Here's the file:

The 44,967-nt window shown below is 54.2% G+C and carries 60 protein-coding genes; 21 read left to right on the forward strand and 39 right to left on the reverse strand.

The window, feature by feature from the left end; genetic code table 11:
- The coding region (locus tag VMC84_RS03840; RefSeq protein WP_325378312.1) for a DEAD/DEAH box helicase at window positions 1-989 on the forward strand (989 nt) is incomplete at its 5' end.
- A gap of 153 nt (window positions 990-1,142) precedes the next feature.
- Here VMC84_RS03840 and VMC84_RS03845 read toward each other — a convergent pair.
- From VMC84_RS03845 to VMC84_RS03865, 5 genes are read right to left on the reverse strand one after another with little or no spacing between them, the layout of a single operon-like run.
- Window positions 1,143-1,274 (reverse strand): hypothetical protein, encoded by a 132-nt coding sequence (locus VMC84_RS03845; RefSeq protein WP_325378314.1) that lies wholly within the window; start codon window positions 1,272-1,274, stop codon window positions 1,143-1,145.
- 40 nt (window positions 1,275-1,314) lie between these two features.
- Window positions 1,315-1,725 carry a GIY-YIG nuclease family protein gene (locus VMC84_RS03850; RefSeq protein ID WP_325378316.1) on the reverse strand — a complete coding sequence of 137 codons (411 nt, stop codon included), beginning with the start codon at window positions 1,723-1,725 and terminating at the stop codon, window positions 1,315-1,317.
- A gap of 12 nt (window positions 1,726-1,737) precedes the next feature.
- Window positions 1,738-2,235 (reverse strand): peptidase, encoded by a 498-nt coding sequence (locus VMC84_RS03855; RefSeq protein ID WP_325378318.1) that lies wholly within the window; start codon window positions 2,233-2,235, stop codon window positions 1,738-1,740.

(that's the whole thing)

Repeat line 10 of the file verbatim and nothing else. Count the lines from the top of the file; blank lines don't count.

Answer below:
- A gap of 12 nt (window positions 1,726-1,737) precedes the next feature.